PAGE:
Winnipeg’s Chocolatier Constance Popp
In this post, I thought I’d indulge in a share about my hometown of Winnipeg, and one of the most spectacular things about it for anyone interested in chocolate travel.
Artisanal chocolate in Winnipeg
Chocolatier Constance Popp, (owned by Constance Menzies pictured below) was launched in Winnipeg on Portage Avenue in 2007. Constance Popp was the first Winnipeg chocolate shop to offer bean-to-bar chocolate. It is now located at 180 Provencher, in the St. Boniface neighbourhood of Winnipeg.
chocolatier constance popp
I first met Constance a number of years ago at the “Chicks and Chocolate” fundraising event in Winnipeg. She was busy handing out free chocolates and it was then that I had the first opportunity to try her chocolates. I’ll never forget the taste and texture of the Manitoba beet truffle, which remains one of my favourite chocolates to this day. Constance has recently revised the beet truffle by adding orange and caramel to it. See the colourful Beet & Orange Caramel in Dark Chocolate Truffles pictured at the bottom of this post. As well, another amazing chocolate creation you’ll find at Chocolatier Constance Popp is the dark chocolate maple bacon bark. If you’ve never had bacon bark, you’re really missing out on something terrific. The slight saltiness and smokiness of the crushed bacon goes impeccably well with the 56% dark chocolate and the hint of maple gives it a truly Manitoba flavouring.
Constance is well known throughout the province for making uniquely Manitoba products such as her chocolate golden boy, the “Birch Bar” made from birch syrup, the Manitobar, a small bar shaped like the province of Manitoba and filled with hemp, flax and sunflower seeds, and lemon honey to make it a healthy form of indulgence, and a lovely chocolate sculpture of the Canadian Museum for Human Rights.
At Thanksgiving time and by special order, you can enhance any family gathering with one of Constance’s own multi-coloured chocolate turkeys! These babies are about the size of a roasting chicken and cost about $65 each. I tried talking my husband into one to take to the family gathering we were heading for today but it didn’t happen. Hopefully, sometime soon, as I’m sure those turkeys taste just as good as they look.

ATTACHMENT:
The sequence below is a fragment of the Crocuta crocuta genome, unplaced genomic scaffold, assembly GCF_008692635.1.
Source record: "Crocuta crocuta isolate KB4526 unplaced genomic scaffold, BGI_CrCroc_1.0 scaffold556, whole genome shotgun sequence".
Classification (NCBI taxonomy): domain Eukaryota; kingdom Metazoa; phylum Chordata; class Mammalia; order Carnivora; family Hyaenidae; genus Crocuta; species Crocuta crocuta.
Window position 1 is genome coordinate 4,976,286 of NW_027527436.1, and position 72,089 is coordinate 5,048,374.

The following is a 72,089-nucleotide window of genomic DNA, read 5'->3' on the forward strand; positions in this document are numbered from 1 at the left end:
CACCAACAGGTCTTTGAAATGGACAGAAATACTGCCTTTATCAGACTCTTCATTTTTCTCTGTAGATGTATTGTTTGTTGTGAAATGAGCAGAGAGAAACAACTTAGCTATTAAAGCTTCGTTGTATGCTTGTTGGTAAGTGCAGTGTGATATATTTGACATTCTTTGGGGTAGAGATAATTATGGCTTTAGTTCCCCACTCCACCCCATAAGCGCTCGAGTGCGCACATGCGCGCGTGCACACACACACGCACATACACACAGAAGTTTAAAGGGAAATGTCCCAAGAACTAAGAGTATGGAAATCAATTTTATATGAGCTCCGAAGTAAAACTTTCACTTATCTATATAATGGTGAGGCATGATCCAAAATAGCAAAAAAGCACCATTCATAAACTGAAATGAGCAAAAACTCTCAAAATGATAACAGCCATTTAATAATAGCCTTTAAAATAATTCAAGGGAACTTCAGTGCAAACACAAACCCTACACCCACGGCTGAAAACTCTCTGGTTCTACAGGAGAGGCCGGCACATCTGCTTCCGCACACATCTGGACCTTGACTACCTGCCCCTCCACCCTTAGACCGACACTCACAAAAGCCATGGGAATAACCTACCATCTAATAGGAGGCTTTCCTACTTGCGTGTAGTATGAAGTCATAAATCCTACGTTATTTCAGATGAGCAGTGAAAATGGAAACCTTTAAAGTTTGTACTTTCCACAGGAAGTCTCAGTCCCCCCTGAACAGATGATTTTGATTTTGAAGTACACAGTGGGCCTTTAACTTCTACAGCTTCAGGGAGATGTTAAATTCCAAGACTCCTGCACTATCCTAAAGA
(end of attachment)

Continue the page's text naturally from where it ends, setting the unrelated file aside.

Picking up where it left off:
This post is also a tribute to the wealth of talent we have in our own backyards. I’d recently done a post encouraging travel writers to look for stories about the treasures and talent right in their own neighbourhoods. And I’m proud to say that after traipsing around the world looking for the most unique and scrumptious chocolate creations, I’ve happily opened the door to the delicious and highly creative chocolate offerings at 180 Provencher Avenue, right in my hometown of Winnipeg–and in a spirit of gratitude, I’m very thankful for that.
Have you tried the chocolate of Chocolatier Constance Popp ? Do you have a favourite chocolate treat there? Among the creations I’ve mentioned above, I also really love the chocolate peanut butter cups. They put Reese’s to shame! Oh, and did I mention the chocolate skulls for Halloween? The delicate Easter treats? And the artful sculptures of Winnipeg landmarks including the Canadian Museum for Human Rights? Do your taste buds a favour and visit Chocolatier Constance Popp. She is now offering gourmet cakes and making a limited amount of bean-to-bar chocolate bars as well. And if you’re fortunate enough to be attending my chocolate and wine pairing event on May 11th, you’ll have the opportunity to taste this delicious Beet & Orange Caramel in Dark Chocolate Truffles pictured above. See my events page for details.